Judging by Modest Mussorgsky’s (1839-1881) ever-popular Pictures at an Exhibition and the relative scarcity of his other work, we might be excused for thinking he’d written little else. There is a reason: Mussorgsky’s difficult life.
He was born into an upper-class landowning family and trained as an army officer, but gave up stability and material comfort for music. Plagued by poverty, a life-long drinking problem, and paralyzing bouts of anxiety and depression, he would descend often into an emotional black hole that froze his productivity.
His best-known works Pictures and the opera Boris Godunov paint a portrait of an extroverted, highly energetic individual. But throughout his career, his most intimate musical thoughts emerged in art songs. These reveal a different side of this enigmatic composer.
Debra Lew Harder: In 1874 the death of a friend inspired Modest Mussorgsky to write Pictures at an Exhibition.
Music: “Promenade” from Pictures at an Exhibition. Barry Douglas, piano
Stéphane Denève: The music of Mussorgsky seems to re-define what music is. It’s very strange. The piano pieces that he wrote are harmonically very weird, unconventional, it’s one of its kind, there’s nothing like that, and... it touches you.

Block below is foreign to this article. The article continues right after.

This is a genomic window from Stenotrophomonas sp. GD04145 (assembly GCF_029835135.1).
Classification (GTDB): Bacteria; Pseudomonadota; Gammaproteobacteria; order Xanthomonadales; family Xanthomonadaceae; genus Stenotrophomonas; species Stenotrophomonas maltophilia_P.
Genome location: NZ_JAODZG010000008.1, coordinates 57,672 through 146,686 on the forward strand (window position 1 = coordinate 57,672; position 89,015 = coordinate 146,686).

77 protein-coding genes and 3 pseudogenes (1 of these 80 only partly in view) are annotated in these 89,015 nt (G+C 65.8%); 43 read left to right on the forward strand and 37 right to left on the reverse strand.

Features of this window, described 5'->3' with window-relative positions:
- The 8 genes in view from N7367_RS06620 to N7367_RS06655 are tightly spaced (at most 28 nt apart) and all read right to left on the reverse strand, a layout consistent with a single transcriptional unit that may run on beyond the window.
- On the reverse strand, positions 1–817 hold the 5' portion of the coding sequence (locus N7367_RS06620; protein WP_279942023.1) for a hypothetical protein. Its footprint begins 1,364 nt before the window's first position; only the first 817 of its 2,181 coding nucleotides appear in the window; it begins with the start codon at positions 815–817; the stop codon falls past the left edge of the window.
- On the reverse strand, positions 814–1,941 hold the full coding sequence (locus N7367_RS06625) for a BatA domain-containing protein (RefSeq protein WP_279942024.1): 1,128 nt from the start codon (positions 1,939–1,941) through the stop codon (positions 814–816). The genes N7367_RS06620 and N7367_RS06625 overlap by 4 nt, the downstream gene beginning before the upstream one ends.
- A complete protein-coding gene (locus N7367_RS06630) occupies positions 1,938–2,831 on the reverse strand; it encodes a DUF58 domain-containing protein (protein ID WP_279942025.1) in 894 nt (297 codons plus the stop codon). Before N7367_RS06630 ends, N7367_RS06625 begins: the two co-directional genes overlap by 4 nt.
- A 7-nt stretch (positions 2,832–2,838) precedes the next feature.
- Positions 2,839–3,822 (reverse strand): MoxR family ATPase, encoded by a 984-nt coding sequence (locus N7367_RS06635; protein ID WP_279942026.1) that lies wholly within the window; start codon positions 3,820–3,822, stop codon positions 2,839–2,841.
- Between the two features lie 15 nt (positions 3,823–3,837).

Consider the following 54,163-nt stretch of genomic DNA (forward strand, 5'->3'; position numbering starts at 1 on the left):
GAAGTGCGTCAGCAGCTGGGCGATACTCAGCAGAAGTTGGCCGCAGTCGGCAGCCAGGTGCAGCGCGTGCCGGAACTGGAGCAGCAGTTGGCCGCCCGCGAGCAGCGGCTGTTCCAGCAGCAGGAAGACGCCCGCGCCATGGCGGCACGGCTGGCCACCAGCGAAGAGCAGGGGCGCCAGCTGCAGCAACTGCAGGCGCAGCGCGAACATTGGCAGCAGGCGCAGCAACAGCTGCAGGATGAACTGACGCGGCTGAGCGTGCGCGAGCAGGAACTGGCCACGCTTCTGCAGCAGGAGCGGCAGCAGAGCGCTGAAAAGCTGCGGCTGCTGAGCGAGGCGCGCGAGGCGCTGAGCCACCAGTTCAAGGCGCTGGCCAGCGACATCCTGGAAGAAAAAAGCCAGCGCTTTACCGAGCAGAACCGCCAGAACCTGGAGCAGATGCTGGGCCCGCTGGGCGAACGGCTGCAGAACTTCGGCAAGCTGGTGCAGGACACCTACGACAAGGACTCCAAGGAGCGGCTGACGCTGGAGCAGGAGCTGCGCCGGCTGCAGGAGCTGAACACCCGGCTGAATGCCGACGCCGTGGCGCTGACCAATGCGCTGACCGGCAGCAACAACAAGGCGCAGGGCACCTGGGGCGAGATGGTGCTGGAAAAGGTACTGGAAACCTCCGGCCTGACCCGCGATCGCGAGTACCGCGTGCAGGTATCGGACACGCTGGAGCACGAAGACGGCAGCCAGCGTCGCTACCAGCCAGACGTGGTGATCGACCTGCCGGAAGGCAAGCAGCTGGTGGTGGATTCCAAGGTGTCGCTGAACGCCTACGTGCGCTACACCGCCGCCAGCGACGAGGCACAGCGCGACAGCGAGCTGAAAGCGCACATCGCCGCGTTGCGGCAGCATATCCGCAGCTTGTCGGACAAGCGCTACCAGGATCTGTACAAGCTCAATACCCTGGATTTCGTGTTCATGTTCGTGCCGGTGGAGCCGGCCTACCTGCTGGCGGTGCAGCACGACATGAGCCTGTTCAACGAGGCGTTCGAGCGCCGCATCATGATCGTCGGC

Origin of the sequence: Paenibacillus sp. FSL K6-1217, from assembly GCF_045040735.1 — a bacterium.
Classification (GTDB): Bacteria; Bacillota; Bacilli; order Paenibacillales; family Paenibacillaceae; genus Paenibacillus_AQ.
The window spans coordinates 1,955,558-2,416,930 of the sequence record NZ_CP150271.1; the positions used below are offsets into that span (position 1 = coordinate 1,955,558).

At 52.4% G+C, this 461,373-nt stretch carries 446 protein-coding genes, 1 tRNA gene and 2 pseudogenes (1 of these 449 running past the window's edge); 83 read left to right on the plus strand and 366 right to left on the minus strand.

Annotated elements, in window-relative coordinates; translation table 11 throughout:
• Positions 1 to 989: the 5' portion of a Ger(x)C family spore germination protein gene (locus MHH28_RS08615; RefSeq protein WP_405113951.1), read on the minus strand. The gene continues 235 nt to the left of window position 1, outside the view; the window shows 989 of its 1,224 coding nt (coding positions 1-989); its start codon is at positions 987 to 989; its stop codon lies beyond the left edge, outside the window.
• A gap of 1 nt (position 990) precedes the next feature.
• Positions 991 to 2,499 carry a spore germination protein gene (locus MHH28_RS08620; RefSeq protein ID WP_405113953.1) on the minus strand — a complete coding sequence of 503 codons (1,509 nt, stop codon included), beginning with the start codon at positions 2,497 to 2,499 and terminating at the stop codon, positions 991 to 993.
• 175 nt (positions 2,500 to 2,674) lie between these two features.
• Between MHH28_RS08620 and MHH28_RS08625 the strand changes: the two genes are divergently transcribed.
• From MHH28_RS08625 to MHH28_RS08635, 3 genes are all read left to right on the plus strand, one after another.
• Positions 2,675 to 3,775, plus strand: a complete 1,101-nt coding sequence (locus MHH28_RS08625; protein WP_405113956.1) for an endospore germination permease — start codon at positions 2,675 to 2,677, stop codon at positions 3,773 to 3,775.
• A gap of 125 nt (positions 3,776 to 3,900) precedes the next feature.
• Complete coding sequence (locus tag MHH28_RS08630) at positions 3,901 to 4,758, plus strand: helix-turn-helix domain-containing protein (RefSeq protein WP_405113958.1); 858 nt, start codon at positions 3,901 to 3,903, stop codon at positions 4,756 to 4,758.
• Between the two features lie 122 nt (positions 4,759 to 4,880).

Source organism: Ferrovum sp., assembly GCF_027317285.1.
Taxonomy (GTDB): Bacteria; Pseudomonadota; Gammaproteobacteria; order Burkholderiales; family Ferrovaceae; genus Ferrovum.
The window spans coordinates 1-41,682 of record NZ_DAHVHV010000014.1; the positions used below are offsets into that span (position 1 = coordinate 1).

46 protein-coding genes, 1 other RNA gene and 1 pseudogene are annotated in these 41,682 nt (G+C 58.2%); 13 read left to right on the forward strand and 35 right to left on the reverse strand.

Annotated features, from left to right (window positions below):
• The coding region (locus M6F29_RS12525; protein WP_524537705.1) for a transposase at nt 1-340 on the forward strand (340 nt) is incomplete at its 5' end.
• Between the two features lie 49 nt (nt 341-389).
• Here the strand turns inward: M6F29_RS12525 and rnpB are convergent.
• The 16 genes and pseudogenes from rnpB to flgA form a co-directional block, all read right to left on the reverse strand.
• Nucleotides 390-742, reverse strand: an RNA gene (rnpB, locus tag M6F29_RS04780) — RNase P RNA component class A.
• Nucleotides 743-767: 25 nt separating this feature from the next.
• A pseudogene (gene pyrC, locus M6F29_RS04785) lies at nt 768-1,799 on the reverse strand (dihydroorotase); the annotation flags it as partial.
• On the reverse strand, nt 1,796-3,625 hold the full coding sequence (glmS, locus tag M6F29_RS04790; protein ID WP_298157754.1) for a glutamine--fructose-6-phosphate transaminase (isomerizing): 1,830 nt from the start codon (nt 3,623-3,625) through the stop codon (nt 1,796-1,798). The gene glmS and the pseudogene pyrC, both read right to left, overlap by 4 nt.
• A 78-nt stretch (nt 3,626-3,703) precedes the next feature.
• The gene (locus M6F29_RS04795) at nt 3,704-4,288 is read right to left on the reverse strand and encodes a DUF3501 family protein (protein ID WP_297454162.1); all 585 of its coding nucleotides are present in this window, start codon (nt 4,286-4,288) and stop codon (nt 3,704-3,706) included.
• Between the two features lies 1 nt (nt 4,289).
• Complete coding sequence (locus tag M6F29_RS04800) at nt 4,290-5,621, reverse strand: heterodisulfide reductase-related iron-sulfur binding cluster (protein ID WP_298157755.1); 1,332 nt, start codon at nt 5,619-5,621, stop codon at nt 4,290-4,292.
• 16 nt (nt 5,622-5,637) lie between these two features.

DLH: Mussorgsky struggled with alcoholism and emotional instability throughout his life. At the same time he was writing the highly extroverted Pictures at an Exhibition, he was also composing an intensely private song cycle called Sunless, about a disappointed lover’s anguished memories.
Music: “On the River,” from Sunless. Benjamin Luxon, baritone, David Willison, piano.
DLH: In the final song “On the River,” the hero escapes his unbearable pain by sinking into a river forever. Pictures was not published until five years after Mussorgsky’s early death; he would never know how its bold strokes have made it one of the world’s most popular pieces. The little-known songs of Sunless, deep with feeling and subtler colors, give a more complete picture of this complex composer.